Lenders share significant amounts of information with Experian each month, ranging from simple customer attributes such as name, address and date of birth, to more detailed information relating to credit utilisation, type of credit product, length of agreement, monthly repayments and defaults.

Finally, it captures and seeks to resolve complaints from consumers and businesses about the accuracy of personal and financial data held on the bureau.

Data quality is an issue that lenders, who are all responsible for the accuracy of the information they submit to Experian, need to take notice of.

Poor data quality is not simply an internal problem. Yes, inaccurate, and incomplete data is detrimental to the organisation that originates it, but it can (and does) lead to poor outcomes for consumers and other lenders that use shared data to inform their credit and affordability assessments.

Inaccurate data affects the everyday lives of consumers and businesses and can limit their access to finance. In the case of a small business (SME) this affect is amplified where barriers to sourcing finance can affect the health of small business, its ability survive and grow and the job security of its employees.

Although Experian is not itself permitted to complete missing information or correct data submitted to us, we’ve sought to assess and improve the quality of credit data for as long as we’ve been sharing it:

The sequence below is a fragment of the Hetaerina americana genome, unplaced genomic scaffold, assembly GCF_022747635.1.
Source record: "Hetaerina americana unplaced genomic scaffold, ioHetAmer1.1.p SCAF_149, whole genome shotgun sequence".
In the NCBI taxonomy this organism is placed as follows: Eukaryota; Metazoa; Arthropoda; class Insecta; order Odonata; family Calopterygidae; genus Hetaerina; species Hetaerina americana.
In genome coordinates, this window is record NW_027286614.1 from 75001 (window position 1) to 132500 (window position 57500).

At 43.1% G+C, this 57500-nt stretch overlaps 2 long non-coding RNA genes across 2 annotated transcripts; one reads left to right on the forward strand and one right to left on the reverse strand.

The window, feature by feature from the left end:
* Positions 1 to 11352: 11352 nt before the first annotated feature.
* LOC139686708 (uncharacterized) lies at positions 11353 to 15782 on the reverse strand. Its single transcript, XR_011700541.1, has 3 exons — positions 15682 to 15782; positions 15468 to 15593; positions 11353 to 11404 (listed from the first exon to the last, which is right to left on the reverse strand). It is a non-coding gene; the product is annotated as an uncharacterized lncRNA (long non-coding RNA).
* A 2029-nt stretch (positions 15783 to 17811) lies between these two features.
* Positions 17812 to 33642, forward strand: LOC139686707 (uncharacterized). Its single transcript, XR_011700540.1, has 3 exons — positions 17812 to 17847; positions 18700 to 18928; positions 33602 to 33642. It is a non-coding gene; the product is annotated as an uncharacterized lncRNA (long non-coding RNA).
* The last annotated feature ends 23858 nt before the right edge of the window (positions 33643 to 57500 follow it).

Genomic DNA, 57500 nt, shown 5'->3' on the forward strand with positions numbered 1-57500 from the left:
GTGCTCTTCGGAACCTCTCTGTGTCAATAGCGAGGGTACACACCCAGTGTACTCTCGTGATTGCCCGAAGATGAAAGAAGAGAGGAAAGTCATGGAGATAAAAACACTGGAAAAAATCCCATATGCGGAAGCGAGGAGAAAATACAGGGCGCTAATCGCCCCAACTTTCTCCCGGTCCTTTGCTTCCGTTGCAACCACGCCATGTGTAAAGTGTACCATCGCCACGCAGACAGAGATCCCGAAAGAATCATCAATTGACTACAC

• Consumers and businesses have the opportunity to see and query their credit reports.
  • We have employees dedicated to helping people understand the information on their reports and liaising with lenders to help correct inaccuracies.
  • We run hundreds of checks to validate the format and quality of data submitted to us, including critical pieces of information required to meet Know Your Customer (KYC) guidelines.
  • And when we do become aware of anomalies, we flag them to the lender that supplied the data so they can be corrected.
  • We monitor complaints from consumers, and flag time taken to resolve complaints by lenders in an effort to resolve inaccuracies quickly.

Accuracy levels are high, but every inaccurate or incomplete data point supplied to the bureau creates potential for harm. There is an opportunity to improve credit data quality further, and Consumer Duty now obligates us to do so.

It is likely that in the future, we will be required to show the regulator how we and the lenders who submit information to us are performing on improving data quality.

How can we help?

We are already in discussions with leading lenders about how they plan to improve the quality of data they submit to the bureau, and we see the industry making great progress in shaping best practices for meeting these new regulatory requirements.

There is a significant opportunity for everyone to improve performance to deliver good outcomes for consumers, themselves, and the broader credit ecosystem. Some lenders have further to go than others, but even the best will need to show they are committed to achieving the highest standards of data quality.

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Understand how your organisation performs on credit data quality and where you should focus to improve it.